Tutorials¶
Pulse Control Tutorial¶
Here we describe how users can easily leverage XACC with the QuaC OpenPulse Simulator to conduct optimal control experiments. We currently support the following control algorithms: GRAPE [1], CRAB [2], Krotov [3], GOAT [4], and DRAG [5] with nearterm plans of supporting Deep Reinforcement Learning and GRAFS [6].
Quick Start with Docker¶
We have put together a docker image based on Ubuntu 18.04 that has all required
dependencies for building XACC and QuaC. Moreover, we have set this image up to serve an
Eclipse Theia IDE on localhost:3000
. To use this image run the following from some
scratch development directory:
$ docker run securityopt seccomp=unconfined init it p 3000:3000 xacc/xaccquac
Now navigate to localhost:3000
in your web browser. This will open the
Theia IDE and you are good to go. Open a terminal with ctrl + `
.
Basics of Manipulating Quantum Systems in XACC¶
We will begin by showing how to define a quantum system in XACC, and subsqequently demonstrate how to manipulate the system. The next section will cover optimizing controls for the system through the use of XACC’s Quantum Control algorithms.
Make sure to run the following imports:
import xacc
import sys, os, json, numpy as np
# Alternative to the following two lines is to run
# from the IDE terminal: export PYTHONPATH=$PYTHONPATH:$HOME/.xacc
from pathlib import Path
sys.path.insert(1, str(Path.home()) + '/.xacc')
Each file then begins by defining the Hamiltonian of the system in jSON format:
hamiltonianJson = {
"description": "Onequtrit Hamiltonian.",
"h_latex": "",
"h_str": ["(w  0.5*alpha)*O0", "0.5*alpha*O0*O0", "O*(SM0 + SP0)D0"],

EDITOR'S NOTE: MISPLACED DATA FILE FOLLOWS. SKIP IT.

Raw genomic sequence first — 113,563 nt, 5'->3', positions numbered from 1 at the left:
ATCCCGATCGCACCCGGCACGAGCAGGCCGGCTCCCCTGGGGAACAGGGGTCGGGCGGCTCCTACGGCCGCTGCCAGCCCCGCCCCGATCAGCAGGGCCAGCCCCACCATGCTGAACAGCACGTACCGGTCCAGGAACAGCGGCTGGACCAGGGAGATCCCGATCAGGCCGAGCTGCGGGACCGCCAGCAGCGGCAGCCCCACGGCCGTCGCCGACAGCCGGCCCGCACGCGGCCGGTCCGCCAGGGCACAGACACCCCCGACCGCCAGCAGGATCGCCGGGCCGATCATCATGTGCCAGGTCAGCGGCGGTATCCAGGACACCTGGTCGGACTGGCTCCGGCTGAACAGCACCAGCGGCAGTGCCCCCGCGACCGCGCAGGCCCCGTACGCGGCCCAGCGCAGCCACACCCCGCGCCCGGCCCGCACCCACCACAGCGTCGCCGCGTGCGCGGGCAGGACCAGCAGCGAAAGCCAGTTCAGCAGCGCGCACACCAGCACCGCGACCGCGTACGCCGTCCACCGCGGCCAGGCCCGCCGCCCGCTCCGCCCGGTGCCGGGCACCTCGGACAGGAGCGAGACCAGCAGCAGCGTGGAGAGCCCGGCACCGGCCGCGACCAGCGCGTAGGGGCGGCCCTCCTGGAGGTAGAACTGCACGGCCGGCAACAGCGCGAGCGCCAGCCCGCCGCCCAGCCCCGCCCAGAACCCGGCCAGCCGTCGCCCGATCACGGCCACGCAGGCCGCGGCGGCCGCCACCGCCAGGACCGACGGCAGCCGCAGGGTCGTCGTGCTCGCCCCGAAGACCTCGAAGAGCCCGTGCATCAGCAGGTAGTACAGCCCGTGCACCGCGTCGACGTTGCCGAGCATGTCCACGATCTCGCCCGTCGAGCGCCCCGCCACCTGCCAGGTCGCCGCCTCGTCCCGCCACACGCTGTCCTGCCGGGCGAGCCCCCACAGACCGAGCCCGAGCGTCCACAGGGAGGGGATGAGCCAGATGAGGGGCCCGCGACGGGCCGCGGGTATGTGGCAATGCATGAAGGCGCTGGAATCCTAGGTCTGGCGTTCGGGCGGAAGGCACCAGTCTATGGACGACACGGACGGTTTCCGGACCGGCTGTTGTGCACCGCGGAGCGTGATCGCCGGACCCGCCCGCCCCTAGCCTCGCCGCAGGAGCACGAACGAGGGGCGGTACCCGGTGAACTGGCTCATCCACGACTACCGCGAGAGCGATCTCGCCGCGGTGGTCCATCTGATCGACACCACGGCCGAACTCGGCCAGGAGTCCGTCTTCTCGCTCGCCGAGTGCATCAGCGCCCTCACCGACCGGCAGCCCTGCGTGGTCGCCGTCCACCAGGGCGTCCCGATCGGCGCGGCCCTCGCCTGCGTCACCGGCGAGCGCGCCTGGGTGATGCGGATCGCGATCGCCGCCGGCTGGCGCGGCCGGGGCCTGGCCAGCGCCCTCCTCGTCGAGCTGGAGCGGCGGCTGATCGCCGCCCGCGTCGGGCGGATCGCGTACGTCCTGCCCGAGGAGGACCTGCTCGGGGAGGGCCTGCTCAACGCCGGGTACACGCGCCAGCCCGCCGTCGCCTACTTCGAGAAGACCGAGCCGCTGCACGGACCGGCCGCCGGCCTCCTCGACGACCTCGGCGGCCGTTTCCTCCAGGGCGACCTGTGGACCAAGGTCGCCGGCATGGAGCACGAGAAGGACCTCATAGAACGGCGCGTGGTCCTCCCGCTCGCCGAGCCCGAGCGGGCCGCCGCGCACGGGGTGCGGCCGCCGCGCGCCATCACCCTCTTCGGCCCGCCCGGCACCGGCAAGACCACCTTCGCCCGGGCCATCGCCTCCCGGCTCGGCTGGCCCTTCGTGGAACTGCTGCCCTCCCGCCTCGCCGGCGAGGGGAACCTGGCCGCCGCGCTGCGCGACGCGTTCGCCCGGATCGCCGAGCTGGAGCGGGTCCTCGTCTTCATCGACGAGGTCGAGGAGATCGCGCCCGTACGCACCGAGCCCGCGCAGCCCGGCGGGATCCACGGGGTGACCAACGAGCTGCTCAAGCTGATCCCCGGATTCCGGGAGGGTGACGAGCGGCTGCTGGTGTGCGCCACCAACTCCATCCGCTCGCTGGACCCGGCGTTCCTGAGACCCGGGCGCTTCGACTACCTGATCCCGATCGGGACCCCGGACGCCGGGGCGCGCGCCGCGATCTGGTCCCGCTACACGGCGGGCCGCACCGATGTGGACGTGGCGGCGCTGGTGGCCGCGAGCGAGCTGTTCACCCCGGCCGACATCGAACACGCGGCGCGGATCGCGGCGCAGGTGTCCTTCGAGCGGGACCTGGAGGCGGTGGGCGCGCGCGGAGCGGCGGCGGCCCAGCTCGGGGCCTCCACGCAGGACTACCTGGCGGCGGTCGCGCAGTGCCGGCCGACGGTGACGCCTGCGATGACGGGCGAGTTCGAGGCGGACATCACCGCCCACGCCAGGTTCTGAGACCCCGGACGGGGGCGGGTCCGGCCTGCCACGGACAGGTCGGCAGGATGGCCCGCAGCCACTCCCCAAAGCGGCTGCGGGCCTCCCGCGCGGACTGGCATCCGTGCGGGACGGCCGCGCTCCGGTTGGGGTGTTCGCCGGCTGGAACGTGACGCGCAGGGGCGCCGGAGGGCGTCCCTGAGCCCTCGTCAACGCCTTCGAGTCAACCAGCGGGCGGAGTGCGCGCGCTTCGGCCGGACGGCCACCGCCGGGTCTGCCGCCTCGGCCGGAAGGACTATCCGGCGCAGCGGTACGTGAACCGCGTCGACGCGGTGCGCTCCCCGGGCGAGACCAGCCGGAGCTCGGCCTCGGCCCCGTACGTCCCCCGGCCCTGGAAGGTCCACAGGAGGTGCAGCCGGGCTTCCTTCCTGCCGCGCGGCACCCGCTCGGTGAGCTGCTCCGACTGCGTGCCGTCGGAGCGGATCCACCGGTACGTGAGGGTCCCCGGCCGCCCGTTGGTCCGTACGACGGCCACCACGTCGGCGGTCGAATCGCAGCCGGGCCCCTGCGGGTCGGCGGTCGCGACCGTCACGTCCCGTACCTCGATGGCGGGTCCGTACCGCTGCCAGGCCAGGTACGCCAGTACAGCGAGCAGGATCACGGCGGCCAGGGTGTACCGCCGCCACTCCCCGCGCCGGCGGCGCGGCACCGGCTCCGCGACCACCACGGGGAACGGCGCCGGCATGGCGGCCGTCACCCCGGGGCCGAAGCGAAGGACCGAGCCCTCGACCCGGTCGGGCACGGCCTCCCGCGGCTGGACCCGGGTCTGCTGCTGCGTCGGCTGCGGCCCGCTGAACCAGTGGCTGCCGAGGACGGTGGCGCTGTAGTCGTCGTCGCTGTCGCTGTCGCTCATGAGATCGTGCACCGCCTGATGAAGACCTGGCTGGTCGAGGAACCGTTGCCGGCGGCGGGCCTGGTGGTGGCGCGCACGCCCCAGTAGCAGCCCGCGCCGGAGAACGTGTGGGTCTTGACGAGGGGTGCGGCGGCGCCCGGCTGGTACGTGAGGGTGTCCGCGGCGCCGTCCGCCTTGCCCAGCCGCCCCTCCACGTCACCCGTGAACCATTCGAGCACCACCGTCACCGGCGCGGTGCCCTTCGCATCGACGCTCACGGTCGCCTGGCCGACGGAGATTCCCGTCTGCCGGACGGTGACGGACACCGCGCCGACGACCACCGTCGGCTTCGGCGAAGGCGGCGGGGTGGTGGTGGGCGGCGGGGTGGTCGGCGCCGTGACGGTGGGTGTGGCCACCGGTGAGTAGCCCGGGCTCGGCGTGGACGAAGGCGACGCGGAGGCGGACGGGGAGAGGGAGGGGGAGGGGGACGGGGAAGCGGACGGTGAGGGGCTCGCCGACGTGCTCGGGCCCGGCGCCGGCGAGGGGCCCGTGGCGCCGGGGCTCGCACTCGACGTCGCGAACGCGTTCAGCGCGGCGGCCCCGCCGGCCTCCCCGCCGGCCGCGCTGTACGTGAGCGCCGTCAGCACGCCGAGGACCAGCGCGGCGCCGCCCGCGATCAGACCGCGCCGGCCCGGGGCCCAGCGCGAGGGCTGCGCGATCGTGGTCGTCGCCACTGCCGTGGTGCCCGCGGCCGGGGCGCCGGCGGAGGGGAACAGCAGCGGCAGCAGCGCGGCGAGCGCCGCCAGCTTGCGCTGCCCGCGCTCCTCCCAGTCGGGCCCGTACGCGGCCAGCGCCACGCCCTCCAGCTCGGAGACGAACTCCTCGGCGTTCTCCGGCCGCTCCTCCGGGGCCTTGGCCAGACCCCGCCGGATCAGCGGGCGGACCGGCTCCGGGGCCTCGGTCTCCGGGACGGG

"osc": {},
"qub": {
"0": 3
},
"vars": {
"w": 31.63772297724,
"alpha": 1.47969,
"O": 0.0314
}
}
with the above being an example of a single qutrit system. For more information on formatting the Hamiltonian, see Advanced/Pulselevel Programming . Alternatively, in QuaC/xacc_examples/python, there are several example files outlining definitions for onequbit, onequtrit, twoqubit, and twoqutrit Hamiltonians that users can plugandplay with.
Next, a pulse model must be instantiated and the Hamiltonian is passed to the module by calling:
model = xacc.createPulseModel()
loadResult = model.loadHamiltonianJson(json.dumps(hamiltonianJson))
qpu = xacc.getAccelerator('QuaC', {'systemmodel': model.name()})
channelConfig = xacc.BackendChannelConfigs()
See Tutorials/Alternative Hamiltonian Declaration for declaring a Hamiltonian through default backends.
Let’s now define some of the parameters of the pulse, beginning with the total pulse time in nanoseconds, the number of samples, the time between the samples (dt), and the frequency of the driving envelope (typically chosen to be on resonance with the qubit):
T = 100
nbSamples = 100
# dt (time between data samples)
channelConfig.dt = nbSamples / T
# Drive at resonance: 31.63772297724/(2pi)
channelConfig.loFregs_dChannels = [5.0353]
XACC currently supports several preinstalled pulse declarations:
Pulse Type 
Parameters 
Parameter Description 
type 

SquarePulse 
nbSamples 
Number of samples in the pulse 
int 
GaussianPulse 
nbSamples 
Number of samples in the pulse 
int 
sigma 
Standard deviation of Gaussian distribution 
double 

GaussianSquare 
duration 
Total pulse duration 
int 
amplitude 
Min/max amplitude of pulse 
double 

sigma 
Standard deviation of Gaussian distribution 
double 

width 
Width of pulse peak/trough 
int 

DragPulse 
duration 
Total pulse duration 
int 
amplitude 
Amplitude of driving envelope 
double 

sigma 
Standard deviation of Gaussian distribution 
double 

beta 
Correction amplitude 
double 

SlepianPulse 
alpha_vector 
Weights for all korders of Slepians 
array 
nbSamples 
Number of samples in the pulse 
int 

in_bW 
Halfbandwith of Slepian sequences 
double 

in_K 
Max number of orders to use 
int 
which may be called as follows:
channelConfig.addOrReplacePulse('square', xacc.SquarePulse(nbSamples))
# channelConfig.addOrReplacePulse('gaussian', xacc.GaussianPulse(nSamples, sigma = 0.1))